From being a collector, I slowly became an independent researcher, this atypical being who, by chance and his tastes, started his quest. My research has been published in a first article for TheShelf Journal about 4 issue #1 of modernist magazines, followed by an article on ABC Verlag, which allowed me to do my homework. One of my latest quirks has no specific editorial purpose: writing a 35 pages dissertation on the history of square books. Why was this format so rare in the past when it abounds with the emergence of modernity in art? These are the reasons for my interest in medieval architectural design, the arithmology of Pythagoras or ancient esotericism. Two years ago, I gave a lecture about this topic, and a short article was published during the pandemic in Etapes:, the biggest french graphic design magazine.
The designer anchors signs in the material in order to bring out the meaning: a work of alchemy in short.
The impostor syndrome is still active, but my love of books and graphic design does not prevent me from meeting other enthusiasts. Thus, almost all of my readings today are followed by exchanges with their international authors. The book opens onto another reality that has been transposed into the binding of the pages. But they are nothing if not shared with others.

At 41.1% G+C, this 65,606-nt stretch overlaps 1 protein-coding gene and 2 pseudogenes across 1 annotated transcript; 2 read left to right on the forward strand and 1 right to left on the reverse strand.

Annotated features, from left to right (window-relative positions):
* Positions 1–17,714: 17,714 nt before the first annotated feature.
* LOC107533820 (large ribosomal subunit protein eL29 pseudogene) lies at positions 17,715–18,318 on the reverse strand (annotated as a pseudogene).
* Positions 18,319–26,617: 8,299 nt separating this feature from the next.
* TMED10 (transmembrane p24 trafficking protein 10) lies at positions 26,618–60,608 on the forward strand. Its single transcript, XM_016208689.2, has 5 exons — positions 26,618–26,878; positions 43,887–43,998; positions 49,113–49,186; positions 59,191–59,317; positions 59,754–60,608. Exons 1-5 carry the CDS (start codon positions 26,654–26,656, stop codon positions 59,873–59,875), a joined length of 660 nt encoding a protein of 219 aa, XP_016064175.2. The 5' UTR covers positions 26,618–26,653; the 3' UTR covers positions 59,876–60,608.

For a few years, I have not worked as a graphic designer, but as an art teacher. If I’m not practising anymore, I continue my personal research on the history of logos. I’m doing some lectures for graphic design schools and I’m signing some articles for Etapes:. Few year ago, I was happy to sign one article every year. In 2022, I’ll sign perhaps 15 to 18 papers, for various publications or for websites.
Collecting books is drawing my personal evolution of reading: it was useful for my professional skills, it was a cultural source of knowledge, and now it’s my research’s bibliography.
La Parade des Diplodocus, Samivel, Paul Hartmann éditeur, Paris, 1933.
The Salvation Army was 200 metres from my house. For 2 € I got 10 children’s books: some very new ones, three Benjamin Rabiers and in the middle a Samivel in good condition, a magnificent album between comic book and illustrated book. Back home I looked for the reference on the web and found only one copy at 650 €.